Originally Posted by MikeHoncho
Not knowing the science behind it and just seeing a couple second video of it, I am completely skeptical given they are using a flammable liquid. That wasn't gasoline by the way. I believe a continuous feed electrical fire would be even more of a skeptical situation for this "sticker"
And not likely to have gasoline in an electrical enclosure, nor anything else that can support combustion (rated plastics, like electrical tape and wire nuts, are self-extinguishing. But yes, the key difference with electrical fires is that the heat source often maintains.
Creating a realistic fire for a demonstration is intentionally difficult, and thus hard to replicate.
They are above the fire because that is where the heat goes. Fire detection is always placed high. The agent is a gas (Actually pyrotechnic, I believe).
Yeah, other than smell, how would you know they reacted? Thus, they are not going to function for an unattended boat (the fire will probably re-light). What about when you are there?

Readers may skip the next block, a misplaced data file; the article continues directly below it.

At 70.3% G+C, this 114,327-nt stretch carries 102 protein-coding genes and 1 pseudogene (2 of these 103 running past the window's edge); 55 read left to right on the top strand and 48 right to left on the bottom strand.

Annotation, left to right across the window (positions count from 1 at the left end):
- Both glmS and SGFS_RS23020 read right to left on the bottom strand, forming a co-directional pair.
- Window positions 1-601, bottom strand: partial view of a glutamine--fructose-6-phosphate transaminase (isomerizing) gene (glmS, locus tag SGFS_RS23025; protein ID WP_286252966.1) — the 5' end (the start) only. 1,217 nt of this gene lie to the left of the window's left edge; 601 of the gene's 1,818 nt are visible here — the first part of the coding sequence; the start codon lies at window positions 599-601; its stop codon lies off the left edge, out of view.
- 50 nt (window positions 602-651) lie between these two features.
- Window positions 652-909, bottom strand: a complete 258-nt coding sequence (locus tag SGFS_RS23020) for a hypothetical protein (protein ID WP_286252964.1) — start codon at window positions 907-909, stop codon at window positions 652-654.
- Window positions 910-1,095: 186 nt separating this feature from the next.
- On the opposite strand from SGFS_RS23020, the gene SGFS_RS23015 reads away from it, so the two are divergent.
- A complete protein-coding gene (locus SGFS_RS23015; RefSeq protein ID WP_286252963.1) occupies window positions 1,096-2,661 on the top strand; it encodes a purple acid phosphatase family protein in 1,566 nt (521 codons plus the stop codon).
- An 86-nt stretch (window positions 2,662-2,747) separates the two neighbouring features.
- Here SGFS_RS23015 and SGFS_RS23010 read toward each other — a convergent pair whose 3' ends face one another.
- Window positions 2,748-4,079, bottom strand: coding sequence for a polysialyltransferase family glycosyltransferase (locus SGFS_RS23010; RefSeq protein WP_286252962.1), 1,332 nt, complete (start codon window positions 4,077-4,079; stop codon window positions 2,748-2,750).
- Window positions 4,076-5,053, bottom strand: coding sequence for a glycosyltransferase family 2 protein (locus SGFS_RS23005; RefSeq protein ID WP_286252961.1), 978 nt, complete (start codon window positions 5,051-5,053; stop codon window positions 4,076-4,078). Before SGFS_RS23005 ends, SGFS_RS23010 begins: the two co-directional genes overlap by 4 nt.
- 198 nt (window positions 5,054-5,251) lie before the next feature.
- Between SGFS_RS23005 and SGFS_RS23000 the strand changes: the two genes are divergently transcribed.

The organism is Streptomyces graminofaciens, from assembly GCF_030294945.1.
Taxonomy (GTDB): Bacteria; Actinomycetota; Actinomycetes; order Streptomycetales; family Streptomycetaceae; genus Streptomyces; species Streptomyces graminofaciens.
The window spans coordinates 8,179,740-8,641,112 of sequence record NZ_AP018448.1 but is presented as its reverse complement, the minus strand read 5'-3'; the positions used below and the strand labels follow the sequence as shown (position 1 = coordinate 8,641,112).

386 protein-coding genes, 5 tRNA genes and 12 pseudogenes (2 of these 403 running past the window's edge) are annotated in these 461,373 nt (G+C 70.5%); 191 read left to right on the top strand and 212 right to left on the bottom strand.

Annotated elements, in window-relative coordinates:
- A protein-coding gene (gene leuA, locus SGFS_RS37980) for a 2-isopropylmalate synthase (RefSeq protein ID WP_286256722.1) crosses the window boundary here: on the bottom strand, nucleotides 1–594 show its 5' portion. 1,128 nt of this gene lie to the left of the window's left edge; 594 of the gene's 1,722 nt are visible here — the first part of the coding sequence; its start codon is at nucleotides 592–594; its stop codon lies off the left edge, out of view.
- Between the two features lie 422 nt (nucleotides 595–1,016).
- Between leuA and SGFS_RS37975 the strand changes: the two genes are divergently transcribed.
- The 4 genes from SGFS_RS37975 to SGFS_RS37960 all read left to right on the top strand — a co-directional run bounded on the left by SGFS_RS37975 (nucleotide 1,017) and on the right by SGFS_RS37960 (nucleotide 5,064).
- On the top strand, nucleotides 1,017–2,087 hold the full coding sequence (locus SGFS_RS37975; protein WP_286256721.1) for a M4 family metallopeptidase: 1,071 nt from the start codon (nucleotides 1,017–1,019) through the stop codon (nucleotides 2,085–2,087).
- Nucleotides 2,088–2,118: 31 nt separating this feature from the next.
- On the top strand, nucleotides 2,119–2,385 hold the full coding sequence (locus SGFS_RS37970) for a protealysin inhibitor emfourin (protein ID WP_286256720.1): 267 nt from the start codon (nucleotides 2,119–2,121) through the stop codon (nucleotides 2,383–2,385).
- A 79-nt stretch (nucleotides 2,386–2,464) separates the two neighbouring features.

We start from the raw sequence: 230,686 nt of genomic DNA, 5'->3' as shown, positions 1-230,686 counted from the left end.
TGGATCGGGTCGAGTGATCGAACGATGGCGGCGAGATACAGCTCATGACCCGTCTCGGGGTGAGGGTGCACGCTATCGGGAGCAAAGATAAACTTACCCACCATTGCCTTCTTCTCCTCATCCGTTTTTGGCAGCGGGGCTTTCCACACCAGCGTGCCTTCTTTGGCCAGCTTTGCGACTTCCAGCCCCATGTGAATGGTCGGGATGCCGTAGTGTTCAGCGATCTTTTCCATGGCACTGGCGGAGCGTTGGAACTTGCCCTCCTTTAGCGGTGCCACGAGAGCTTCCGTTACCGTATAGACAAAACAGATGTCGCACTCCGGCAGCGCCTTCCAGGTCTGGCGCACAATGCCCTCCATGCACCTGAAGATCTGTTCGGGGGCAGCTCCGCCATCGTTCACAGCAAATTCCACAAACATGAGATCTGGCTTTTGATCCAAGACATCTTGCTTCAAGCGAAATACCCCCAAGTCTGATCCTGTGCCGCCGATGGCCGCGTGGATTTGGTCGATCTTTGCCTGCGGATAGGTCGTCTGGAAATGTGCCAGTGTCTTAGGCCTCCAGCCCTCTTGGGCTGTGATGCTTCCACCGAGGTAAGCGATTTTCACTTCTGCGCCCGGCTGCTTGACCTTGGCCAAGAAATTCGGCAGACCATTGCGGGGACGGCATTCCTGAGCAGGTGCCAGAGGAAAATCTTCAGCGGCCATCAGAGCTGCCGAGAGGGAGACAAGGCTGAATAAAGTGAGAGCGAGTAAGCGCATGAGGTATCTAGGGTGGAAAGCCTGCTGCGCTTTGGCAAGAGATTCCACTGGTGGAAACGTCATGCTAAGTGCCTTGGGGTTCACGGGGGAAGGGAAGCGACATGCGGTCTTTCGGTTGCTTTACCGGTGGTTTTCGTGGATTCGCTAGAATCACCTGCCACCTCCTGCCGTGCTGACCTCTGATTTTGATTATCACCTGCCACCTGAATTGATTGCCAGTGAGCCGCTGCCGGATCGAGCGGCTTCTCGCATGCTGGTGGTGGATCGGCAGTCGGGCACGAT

Where do fires start on boats?
* fuel leaks
. You'll need a lot more agent.
* sump pumps overheat. Not enclosed space. Do the stickers resist moisture?
* shore power
inlet. Sustained overload in most cases.
* other motors. Generally not in boxes.
I've had two incipient fires. One was a fan motor
(not enclosed space) and the other were wires the PO tucked under the carpet liner and spliced by twisting, not even taped (!)(not in a box).
, but I'm not sure panel fires are really a small boat
(not super yacht or ship) problem. Industry has a lot more power
flowing through panels; 100-400 KVA is common, compared to 1-2 KVA on a boat and 4-6 KVA in a home. Home outlets (0.7 KVA) and panels are often old and neglected, but just fix it while you are in there installing the sticker. New guts are cheaper than the sticker!
They did not list life expectancy. Opening outlets to replace them every few years sounds like a pain.
What if the adhesive
lets go and they fall off?
I wonder if they are a solution to a non-problem? But a cool concept
I have tested the Maus-type extinguishers. Very interesting and very effective, with confined space drawbacks they don't mention (terrible visibility problems, breathing problems).